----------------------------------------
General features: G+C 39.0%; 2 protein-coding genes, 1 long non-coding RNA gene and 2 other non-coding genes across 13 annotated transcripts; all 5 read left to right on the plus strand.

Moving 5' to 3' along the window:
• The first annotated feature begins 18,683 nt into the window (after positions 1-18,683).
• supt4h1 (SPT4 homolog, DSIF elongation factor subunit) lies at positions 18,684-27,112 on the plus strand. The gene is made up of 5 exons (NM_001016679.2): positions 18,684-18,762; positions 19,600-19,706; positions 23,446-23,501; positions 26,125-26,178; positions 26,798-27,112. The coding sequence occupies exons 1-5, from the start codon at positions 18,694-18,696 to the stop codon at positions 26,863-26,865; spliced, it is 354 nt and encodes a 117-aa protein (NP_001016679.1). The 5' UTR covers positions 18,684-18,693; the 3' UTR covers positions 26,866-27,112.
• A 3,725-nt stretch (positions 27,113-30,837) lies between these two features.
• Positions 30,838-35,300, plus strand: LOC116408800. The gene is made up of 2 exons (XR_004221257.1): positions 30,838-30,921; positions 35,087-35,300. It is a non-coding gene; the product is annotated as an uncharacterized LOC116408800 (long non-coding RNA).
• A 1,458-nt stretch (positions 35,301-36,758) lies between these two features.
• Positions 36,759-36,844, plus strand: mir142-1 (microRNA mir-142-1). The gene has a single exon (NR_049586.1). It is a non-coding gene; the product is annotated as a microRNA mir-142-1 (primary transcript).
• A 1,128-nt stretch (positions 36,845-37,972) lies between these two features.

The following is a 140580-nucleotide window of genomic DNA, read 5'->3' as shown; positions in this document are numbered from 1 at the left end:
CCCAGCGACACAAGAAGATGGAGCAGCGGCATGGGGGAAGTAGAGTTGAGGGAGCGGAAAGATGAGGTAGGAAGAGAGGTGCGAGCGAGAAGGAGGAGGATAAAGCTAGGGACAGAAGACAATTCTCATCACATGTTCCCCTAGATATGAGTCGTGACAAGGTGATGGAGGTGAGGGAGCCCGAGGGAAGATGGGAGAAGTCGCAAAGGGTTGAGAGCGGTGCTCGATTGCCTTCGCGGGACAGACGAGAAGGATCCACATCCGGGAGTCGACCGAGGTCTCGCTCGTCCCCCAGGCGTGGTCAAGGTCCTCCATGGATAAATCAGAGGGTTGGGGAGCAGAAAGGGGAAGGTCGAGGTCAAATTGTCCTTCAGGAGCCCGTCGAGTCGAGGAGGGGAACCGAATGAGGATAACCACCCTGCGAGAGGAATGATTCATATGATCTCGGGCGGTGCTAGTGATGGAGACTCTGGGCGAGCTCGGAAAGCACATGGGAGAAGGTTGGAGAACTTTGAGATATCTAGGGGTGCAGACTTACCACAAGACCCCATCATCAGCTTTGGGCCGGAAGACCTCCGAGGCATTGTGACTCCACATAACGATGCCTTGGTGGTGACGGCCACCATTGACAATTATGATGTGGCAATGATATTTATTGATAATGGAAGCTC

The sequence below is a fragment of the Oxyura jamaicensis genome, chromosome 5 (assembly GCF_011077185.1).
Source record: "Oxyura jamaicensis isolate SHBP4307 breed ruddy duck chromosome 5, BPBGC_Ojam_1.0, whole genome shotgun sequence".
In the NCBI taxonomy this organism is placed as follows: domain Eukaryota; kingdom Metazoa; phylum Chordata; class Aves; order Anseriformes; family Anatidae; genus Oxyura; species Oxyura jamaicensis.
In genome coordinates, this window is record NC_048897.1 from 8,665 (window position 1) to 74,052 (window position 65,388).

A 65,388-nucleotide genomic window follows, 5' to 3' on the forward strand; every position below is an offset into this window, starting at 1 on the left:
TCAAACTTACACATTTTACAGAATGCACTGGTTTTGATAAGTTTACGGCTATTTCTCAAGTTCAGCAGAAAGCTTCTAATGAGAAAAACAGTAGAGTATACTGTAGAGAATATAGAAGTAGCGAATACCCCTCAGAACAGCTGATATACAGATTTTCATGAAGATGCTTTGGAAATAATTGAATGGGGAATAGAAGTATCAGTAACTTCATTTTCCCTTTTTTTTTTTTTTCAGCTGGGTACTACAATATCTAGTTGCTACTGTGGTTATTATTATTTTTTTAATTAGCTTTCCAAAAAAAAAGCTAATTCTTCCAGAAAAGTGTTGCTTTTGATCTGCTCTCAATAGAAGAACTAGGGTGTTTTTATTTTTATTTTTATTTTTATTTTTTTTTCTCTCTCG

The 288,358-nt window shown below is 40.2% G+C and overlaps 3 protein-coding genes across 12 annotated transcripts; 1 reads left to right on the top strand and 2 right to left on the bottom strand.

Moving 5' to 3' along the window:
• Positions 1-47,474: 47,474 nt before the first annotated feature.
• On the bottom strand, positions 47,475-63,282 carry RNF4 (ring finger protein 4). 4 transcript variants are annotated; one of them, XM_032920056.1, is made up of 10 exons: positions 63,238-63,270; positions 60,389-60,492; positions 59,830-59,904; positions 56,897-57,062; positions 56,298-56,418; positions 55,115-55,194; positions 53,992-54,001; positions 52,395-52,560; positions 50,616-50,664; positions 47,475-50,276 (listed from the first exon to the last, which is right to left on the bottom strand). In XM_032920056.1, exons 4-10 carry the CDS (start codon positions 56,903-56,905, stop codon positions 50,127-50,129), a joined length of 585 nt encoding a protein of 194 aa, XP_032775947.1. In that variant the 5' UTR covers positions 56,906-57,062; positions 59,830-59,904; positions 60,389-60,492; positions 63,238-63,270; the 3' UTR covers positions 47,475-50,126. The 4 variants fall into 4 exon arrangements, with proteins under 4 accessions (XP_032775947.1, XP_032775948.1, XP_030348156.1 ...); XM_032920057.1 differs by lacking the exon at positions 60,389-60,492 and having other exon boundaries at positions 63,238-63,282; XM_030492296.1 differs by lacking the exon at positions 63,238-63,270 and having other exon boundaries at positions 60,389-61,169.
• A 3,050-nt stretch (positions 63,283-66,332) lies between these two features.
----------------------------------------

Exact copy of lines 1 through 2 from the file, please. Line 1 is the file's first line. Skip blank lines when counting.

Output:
General features: G+C 39.0%; 2 protein-coding genes, 1 long non-coding RNA gene and 2 other non-coding genes across 13 annotated transcripts; all 5 read left to right on the plus strand.

Moving 5' to 3' along the window: